When my second daughter, Ruby, was born, I was worried that her 5-year-old sister, Ella, would manhandle her, make her cry, or, heaven forbid, wake her from a nap. But I should have been arranging for more together time. "Research shows that having an older sibling around -- someone with advanced language, cognition, imagination, and play skills -- can offer a lot of benefits to a baby," says Sarah Berger, Ph.D., associate professor of psychology at the College of Staten Island, in New York. We'll tell you exactly what brotherly (or sisterly) love can do.
Your Baby May Move Sooner In one study, Dr. Berger found that more than 60 percent of second kids walked earlier than their older siblings. The reason? Babies often learn by watching. Plus, older siblings make effective coaches. E. G. Sebastian, a father of three from Beaufort, South Carolina, says his youngest started walking at 8 months because her older sister and brother, then ages 12 and 10, assisted her literally every step of the way.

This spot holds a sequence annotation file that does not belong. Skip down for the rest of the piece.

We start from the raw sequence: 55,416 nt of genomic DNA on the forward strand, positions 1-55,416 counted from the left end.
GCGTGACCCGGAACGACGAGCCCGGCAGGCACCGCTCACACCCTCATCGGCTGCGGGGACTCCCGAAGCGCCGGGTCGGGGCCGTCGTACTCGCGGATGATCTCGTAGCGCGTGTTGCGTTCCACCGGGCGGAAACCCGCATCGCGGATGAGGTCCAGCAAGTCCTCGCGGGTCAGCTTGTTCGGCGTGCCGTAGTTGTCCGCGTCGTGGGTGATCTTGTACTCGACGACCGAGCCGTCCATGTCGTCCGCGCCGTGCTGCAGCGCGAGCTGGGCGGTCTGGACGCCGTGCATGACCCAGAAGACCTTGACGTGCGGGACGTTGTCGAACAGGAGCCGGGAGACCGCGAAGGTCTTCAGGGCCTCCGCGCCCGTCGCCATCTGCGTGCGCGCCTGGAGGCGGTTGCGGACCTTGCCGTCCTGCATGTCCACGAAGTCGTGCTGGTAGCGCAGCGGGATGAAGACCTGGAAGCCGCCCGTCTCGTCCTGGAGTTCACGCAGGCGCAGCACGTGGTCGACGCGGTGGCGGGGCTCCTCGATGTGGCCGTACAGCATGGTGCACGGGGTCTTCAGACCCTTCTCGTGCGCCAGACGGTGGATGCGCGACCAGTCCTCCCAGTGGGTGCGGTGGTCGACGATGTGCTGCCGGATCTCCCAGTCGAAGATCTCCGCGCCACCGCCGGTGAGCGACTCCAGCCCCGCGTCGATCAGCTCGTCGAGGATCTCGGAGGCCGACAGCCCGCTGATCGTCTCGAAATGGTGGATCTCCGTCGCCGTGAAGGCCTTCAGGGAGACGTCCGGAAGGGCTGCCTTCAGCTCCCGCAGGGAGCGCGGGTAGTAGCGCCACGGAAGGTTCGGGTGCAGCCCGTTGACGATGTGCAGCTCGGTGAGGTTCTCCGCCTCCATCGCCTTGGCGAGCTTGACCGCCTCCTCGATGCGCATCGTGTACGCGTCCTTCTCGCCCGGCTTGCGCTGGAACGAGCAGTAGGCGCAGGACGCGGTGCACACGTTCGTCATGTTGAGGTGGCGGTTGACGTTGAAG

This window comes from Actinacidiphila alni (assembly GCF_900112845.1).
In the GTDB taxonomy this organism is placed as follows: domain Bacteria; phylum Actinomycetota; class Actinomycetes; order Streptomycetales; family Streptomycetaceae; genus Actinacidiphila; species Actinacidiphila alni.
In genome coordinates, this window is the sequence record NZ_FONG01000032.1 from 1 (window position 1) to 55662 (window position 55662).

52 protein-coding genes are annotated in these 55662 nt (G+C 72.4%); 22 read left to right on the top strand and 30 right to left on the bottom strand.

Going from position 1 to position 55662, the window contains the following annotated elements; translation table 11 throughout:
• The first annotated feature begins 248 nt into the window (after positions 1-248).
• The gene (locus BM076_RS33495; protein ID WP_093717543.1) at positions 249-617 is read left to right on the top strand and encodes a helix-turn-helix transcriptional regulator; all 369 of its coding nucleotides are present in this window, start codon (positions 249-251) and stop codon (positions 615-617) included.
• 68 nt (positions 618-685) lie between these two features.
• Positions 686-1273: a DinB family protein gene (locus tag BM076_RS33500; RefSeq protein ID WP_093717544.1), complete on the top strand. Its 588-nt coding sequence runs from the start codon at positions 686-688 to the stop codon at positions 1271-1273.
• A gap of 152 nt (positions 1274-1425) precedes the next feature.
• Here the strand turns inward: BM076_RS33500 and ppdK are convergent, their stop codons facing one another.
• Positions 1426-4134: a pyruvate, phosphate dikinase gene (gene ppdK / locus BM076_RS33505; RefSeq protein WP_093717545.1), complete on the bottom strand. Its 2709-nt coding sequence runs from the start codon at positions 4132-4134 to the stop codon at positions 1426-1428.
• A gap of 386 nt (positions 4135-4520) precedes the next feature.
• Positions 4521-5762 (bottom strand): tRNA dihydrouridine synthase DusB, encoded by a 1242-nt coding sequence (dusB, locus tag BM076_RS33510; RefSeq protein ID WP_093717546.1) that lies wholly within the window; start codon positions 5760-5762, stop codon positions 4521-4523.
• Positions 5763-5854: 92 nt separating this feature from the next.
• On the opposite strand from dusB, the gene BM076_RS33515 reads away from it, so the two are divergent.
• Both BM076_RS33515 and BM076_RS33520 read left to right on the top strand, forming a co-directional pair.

Your Baby Gets More Attention It's the birth-order predicament: A firstborn naturally gets more of his parents' undivided time and focus than other siblings do, so parents worry and often feel guilty about shortchanging the next child. But don't forget: The baby also gets doted on by his big sister or brother. "I realized that my second child was getting lots of attention from this whole other, exciting little person my firstborn didn't have around," says Jennifer Bingham Hull, a mother of two girls and author of Beyond One: Growing a Family and Getting a Life.
Your Baby Learns to Calm Herself Don't worry if she has to fuss for a few minutes while you grab your older kid's lunch. It's actually a good lesson in patience and she'll be more likely to learn to self-soothe, which will make her more resilient in the long run.